In the story of modern progressive music, whole chapters of source material are frequently glossed over. When contemporary prog artists cite Genesis, they usually mean Selling England By The Pound, not Shapes. Rush is an influence? Probably A Farewell To Kings more so than Hold Your Fire. If Alan Parsons Project even gets mentioned, 9 times out of 10 it’s going to be Tales Of Mystery And Imagination (Edgar Allan Poe) rather than Vulture Culture. But for those progressive music fans who understand that the 80’s aren’t just a bleak stretch between The Buggles taking over Yes and Roine Stolt’s The Flower King, Steve Pilant’s Interceptor opens up those neglected chapters and gets down to the business of adding new text.
The first half of the album sets a consistent tone in the vein of the immaculately-produced progressive pop of the early 80’s. Strains of Alan Parsons Project (think Ammonia Avenue) and Asia (less “Heat of the Moment,” more “Wildest Dreams”) echo throughout this song set, particularly in the vocal melodies/timbres and the vintage keys sounds. The latter provide a musical focal point throughout the album; Interceptor is not heavy on the synth solos, but the ubiquitous textures will have you checking the date on your Delorean. “Angel Falling (An Intervention)” opens the album (and closes it with a reprise) in just this fashion as progressive pop and AOR meld seamlessly. “Got To Get To You” and “Marking Time” explore the more singer-songwriter side of APP or Trevor Rabin-led Yes, getting Interceptor off to a start both strong and satisfying. Pilant’s vocals throughout Side 1 recall post-ELO Jeff Lynne and a bit of Eric Woolfson; his approach is direct but serves the songs well. The drums are perfectly played and mixed throughout—not content to simply hold down the beat, the drums really carry each song through from start to finish.The backing vocals, too, are a feature, filling out the sonic space while maintaining a soft airiness.
Side 2 opens with the contemplative cinematography of instrumental “The Sun On Your Face.” Thematically, this is an important respite from the rest of the album’s focus on relationships lost to cheating, addiction, and neglect. Musically, the very pretty piano opening this track is joined by even prettier strings; Chris Carmichael contributes the arrangement and performance. There’s quite the prog pedigree behind that name—you may have listened to one of the dozens of Country/Americana albums he’s performed on (including work by Taylor Swift, Allison Moorer, and Over the Rhine), but Carmichael is also *the* strings guy for pretty much every single thing Neal Morse has recorded since his self-titled solo album in 1999. The thematic respite continues with the almost-saccharine “The Happy Hippie Song,” which is rescued by its complete lack of irony and subtle nod to the darker tones of the surrounding songs (“This was my happy song/I ain’t got a lot in my life right now/So it didn’t take too long”). These darker themes culminate in rocker “Thrown Away,” a deceptively upbeat diatribe that draws a clear line from consumer culture to a readiness to treat human relationships as thoroughly disposable.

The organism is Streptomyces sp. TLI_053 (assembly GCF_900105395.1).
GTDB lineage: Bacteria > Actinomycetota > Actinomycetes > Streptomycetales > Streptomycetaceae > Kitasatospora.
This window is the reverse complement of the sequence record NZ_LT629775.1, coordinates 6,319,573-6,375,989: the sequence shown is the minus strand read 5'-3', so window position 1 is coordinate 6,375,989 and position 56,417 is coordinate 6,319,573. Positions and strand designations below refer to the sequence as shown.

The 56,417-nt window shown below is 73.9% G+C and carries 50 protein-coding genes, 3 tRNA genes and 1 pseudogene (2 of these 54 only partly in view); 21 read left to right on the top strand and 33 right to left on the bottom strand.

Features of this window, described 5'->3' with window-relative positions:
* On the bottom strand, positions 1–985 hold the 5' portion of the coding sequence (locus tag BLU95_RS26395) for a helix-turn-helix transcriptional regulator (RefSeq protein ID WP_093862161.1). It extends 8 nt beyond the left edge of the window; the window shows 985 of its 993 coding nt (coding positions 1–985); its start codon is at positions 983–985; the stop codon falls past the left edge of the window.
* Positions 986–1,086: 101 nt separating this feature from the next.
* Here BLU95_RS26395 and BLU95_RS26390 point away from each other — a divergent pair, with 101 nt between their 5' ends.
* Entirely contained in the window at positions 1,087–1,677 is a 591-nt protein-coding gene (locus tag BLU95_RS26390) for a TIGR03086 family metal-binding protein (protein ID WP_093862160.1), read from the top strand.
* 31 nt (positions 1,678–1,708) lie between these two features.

The album is not without its weak points, but the limitations of vinyl give this version of the album an advantage, as considerations of groove space cut out the two weakest songs. The ballad “What Is Wrong With Us” and the bar-burner “Ride,” both included in the download/streaming/CD versions of Interceptor, would probably work well enough in a live setting, but they don’t add anything essential to the album as a complete song cycle. “Ride” even distracts with its uneven application of “heavy metal thunder” gravel-throating alongside the more successful, lipid delivery Pilant inhabits for most of the rest of the album.
The vinyl itself is well-pressed, the clean shine of the disc right out of the package followed by a clean sound on the platter. Rich, punchy bass tones rise from the grooves as the higher frequencies practically float and shimmer on top. The rhythm section are especially well-served here: the drums are live and resonant while the bass guitar is deep and dynamic. The louder moments on the record do tend to squish the middle frequencies into the occasional muddle, but on the whole there’s a pleasantly reproduced range.
The packaging is substantial: between the 28-page full-lyrics booklet, the gatefold, and the picture sleeve, the standard vinyl edition of Interceptor includes as much accompanying material as an expensive “collector’s edition” boxset. Indeed, the visuals are a key component: the bass player just happens to be the artist who just happens to be Mark Poole. In addition to tons of other stuff, Poole’s work includes fantasy art for the OG Magic: The Gathering. He brings this sense of vast, otherworldly, textured fantasy to every song, and his art is the rug that ties this album’s room together. For anyone seeking out a physical engagement with the music to begin with, the total package is very much a value-added experience.
Who’d’ve thunk that the commercially successful pop turn of progressive rock would now be underrepresented in this corner of the musical landscape? Thankfully, storytellers like Steve Pilant are opening these chapters again and pulling not only musical inspiration, but a ‘complete aesthetic’ approach to the album as an artform. Interceptor is a fine—and delightfully fancy—addition to this ongoing story.